Paper No. 6
Presentation Time: 9:20 AM


POLLOCK, S.G., Dept. of Geosciences, University of Southern Maine, Gorham, ME 04038,

Camp Ellis, a largely summer community located towards the southern end of Saco Bay, has suffered significant property and coastal land loss for several decades, and has been the subject of numerous studies by various state and federal agencies. Currently, the U.S. Army Corps of Engineers accepts that the erosion is largely caused by a 6600 foot jetty at the mouth of the Saco River. The U.S. Army Corps of Engineers and others have accepted the theory that the jetty blocks the replenishment of sand to the beach system at Camp Ellis from the Saco River, and they also recognize that the normal sediment drift is from the south to the north, away from Camp Ellis.

The last major loss of homes occurred during a March 2007 storm. The total loss of homes over several decades is placed at 30, along with loss of roadways and public and private infrastructure. Mitigation efforts following the 2007 storm included reconstruction of houses, the installation of a sand filled geotube and limited beach replenishment.

An April 2013 mitigation plan by the U.S. Army Corps of Engineers recommends the construction of a 750 foot long spur jetty perpendicular to the existing jetty. Jetty construction, which recent media reports suggest will not begin until 2016, would be accompanied by beach nourishment for approximately 3250 feet north of the jetty and would initially involve 365,000 cubic yards of sand. Estimates call for continuing nourishment approximately once every 12 years. The current plan also calls for cost sharing by the City of Saco, which is unresolved at this time.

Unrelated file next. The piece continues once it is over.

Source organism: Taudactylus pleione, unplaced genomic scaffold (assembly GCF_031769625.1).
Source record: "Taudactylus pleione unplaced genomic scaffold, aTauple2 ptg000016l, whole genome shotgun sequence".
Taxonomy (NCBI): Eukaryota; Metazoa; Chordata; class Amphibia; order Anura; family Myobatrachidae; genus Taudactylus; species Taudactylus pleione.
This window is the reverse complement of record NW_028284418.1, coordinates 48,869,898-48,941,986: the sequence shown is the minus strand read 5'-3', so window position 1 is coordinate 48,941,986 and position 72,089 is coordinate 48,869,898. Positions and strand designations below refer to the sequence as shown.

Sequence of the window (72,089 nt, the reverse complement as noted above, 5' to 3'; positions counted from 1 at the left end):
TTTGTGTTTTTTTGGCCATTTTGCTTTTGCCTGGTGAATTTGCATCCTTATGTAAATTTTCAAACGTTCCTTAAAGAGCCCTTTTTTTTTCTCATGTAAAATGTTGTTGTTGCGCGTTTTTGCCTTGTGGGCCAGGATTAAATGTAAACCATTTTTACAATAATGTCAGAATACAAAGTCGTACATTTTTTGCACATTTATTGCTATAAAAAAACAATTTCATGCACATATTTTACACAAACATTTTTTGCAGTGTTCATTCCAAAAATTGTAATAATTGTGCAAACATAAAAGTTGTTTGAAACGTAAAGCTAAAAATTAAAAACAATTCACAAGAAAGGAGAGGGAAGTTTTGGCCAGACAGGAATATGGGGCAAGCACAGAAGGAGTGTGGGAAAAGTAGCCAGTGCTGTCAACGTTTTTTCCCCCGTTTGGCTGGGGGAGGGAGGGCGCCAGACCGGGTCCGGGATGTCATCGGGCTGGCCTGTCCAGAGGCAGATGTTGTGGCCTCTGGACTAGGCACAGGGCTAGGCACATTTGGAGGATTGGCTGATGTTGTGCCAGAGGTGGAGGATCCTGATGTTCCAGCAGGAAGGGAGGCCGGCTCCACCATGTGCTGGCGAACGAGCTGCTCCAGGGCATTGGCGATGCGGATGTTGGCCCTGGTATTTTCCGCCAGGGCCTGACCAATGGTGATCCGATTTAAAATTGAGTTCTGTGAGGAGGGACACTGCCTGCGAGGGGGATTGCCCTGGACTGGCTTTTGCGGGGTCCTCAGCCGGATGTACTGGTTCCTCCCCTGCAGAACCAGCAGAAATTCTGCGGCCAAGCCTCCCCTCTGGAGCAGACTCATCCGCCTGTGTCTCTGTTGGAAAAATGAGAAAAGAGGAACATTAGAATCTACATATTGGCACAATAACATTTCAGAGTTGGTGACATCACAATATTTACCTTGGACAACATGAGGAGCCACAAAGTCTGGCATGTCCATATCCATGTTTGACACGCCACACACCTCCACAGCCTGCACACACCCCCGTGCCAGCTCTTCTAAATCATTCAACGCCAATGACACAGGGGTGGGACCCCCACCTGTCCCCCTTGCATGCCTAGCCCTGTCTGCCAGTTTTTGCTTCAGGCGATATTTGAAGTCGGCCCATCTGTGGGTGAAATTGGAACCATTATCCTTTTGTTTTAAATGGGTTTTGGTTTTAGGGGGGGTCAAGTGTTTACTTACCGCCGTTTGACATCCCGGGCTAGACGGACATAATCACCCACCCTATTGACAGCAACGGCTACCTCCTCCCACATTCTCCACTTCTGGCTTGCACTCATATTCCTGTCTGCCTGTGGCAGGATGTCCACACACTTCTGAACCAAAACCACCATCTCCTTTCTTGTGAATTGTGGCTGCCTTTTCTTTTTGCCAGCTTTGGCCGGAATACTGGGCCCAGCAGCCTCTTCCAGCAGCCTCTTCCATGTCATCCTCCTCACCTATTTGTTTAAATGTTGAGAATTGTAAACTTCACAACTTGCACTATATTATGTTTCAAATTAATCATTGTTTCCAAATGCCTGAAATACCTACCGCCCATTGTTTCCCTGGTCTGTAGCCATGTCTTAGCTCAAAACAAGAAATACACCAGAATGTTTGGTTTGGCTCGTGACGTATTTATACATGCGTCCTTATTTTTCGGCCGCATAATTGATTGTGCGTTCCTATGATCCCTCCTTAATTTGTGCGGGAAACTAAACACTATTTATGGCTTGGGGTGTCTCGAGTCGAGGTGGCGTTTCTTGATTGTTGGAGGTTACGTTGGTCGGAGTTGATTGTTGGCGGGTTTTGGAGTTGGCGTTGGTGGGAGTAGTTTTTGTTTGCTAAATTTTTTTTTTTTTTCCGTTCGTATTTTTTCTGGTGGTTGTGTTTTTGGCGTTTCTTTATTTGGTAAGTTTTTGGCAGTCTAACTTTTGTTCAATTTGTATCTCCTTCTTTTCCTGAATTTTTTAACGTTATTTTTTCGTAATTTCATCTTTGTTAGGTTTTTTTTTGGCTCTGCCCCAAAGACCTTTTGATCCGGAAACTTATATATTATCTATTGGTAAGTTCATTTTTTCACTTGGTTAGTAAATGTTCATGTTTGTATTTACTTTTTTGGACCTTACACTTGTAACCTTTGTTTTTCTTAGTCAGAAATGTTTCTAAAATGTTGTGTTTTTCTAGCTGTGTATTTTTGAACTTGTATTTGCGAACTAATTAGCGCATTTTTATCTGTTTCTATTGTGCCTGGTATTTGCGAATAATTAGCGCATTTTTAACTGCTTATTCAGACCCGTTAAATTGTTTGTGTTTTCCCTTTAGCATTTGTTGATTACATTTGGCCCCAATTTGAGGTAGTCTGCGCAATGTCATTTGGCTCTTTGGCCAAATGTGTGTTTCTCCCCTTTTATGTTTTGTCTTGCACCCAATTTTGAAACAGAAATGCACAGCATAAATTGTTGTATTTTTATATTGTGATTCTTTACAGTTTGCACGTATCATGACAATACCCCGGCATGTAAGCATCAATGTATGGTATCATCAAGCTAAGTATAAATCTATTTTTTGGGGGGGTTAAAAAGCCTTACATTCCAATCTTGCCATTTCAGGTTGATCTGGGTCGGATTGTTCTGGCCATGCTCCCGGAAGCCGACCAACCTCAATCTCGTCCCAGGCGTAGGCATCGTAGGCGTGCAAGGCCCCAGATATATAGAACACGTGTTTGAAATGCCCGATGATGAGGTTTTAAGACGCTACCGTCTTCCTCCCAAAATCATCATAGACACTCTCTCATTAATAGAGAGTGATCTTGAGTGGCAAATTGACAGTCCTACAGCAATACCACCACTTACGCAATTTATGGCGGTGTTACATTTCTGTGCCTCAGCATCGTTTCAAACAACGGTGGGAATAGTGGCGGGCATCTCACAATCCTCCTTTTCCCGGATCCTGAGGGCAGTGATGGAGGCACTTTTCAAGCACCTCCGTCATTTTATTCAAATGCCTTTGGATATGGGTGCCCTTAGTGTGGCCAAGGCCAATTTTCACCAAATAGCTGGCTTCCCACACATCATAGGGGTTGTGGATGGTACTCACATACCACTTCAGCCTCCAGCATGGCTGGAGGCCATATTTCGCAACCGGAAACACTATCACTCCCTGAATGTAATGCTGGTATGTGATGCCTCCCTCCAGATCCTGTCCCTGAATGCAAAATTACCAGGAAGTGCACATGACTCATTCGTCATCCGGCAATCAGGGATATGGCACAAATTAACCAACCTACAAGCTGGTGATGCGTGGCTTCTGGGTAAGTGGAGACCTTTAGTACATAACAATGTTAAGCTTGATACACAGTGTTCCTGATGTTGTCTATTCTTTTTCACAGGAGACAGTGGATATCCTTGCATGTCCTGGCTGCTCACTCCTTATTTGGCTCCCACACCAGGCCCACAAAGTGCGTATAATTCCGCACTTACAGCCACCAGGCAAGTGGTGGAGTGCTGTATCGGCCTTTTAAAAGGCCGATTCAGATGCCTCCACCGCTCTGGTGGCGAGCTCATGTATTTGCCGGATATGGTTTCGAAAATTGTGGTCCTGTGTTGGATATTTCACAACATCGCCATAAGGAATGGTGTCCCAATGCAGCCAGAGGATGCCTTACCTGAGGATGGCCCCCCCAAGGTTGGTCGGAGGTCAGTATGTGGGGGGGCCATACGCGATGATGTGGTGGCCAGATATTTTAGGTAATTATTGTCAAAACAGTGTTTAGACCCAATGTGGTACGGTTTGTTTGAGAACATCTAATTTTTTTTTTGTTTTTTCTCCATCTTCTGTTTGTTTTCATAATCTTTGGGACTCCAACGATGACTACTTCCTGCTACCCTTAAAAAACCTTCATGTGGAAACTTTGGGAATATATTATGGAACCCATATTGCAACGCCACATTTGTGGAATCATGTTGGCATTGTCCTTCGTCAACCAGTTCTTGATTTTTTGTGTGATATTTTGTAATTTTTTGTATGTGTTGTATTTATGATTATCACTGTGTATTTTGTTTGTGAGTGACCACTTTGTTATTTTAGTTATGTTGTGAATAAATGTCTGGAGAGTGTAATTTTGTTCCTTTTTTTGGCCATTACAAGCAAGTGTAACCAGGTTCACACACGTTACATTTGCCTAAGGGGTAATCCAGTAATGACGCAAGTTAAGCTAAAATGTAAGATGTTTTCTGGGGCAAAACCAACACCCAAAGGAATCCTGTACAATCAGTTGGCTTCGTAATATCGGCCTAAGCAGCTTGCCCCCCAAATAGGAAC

The trailing edge of Hurricane Sandy began the 2012 - 2013 winter storm season. While no homes were lost during the 2012 – 2013 winter, storms breached the previously installed geotube and caused extreme beach erosion. As a result of these storms, frontal dunes were significantly impacted, and in some locations frontal dunes effectively no longer exist for a distance up to approximately 7000 feet north of the jetty. Landward beach loss was estimated between 20 and 30 feet in some locations during the 2012 - 2013 winter. Current estimates for the interval between beach nourishment projects, the linear distance requiring nourishment and the volume of future nourishment projects may prove to be too conservative.